... are drenched the year following.' He knew every bird by its flight and its pipe, habits, tricks, hints of sagacity homely with the original human; and his remarks on the sensitive life of trees and herbs were a spell to his thirsty hearers. Something of astronomy he knew; but in relation to that science, he sank his voice, touchingly to Diana, who felt drawn to kinship with him when he had a pupil's tone. An allusion by Arthur to the poetical work of Aratus, led to a memorably pleasant evening's ...
— The Shaving of Shagpat • George Meredith

... that whatever branch of any pursuit ministers to the bodily comforts, and regards material uses, is ignoble, and whatever part is addressed to the mind only, is noble; and that geology does better in reclothing dry bones and revealing lost creations, than in tracing veins of lead and beds of iron; astronomy better in opening to us the houses of heaven, than in teaching navigation; botany better in displaying structure than in expressing juices; surgery better in investigating organization than in setting limbs.—Only it is ordained that, for our encouragement, every step we make in the more exalted ...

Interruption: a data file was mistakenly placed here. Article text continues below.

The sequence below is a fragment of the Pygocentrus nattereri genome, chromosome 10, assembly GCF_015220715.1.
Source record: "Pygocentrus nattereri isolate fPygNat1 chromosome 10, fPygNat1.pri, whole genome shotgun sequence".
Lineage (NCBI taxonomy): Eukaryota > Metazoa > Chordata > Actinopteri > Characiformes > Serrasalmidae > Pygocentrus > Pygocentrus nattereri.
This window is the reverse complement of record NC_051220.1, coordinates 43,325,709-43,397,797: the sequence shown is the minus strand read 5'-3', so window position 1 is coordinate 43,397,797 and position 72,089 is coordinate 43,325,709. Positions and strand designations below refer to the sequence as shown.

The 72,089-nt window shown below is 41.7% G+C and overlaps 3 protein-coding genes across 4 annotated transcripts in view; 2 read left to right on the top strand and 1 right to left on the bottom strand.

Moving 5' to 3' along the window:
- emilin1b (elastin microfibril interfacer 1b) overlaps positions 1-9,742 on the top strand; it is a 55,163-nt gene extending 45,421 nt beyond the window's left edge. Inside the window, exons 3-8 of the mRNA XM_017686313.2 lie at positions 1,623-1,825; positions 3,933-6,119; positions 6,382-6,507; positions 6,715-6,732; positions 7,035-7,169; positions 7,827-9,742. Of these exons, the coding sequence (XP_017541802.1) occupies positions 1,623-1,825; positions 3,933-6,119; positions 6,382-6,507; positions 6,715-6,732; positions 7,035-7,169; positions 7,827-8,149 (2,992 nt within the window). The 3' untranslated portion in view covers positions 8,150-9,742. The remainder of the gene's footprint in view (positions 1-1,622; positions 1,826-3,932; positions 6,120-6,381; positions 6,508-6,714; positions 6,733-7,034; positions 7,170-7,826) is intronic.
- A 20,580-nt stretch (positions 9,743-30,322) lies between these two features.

— Frondes Agrestes - Readings in 'Modern Painters' • John Ruskin

... Genesis or the disputes heretofore indulged in respecting the Hagiographa, or "sacred writings" of the Jews, it will hardly be denied by the Biblical scholar that some of the most important discoveries in modern science, especially in the direction of astronomy, as well as in geological research and inquiry, confirm rather than throw doubt upon their more explicit utterances. This has been so marked a feature in the controversy, that whenever scientific speculation has thrown down any ...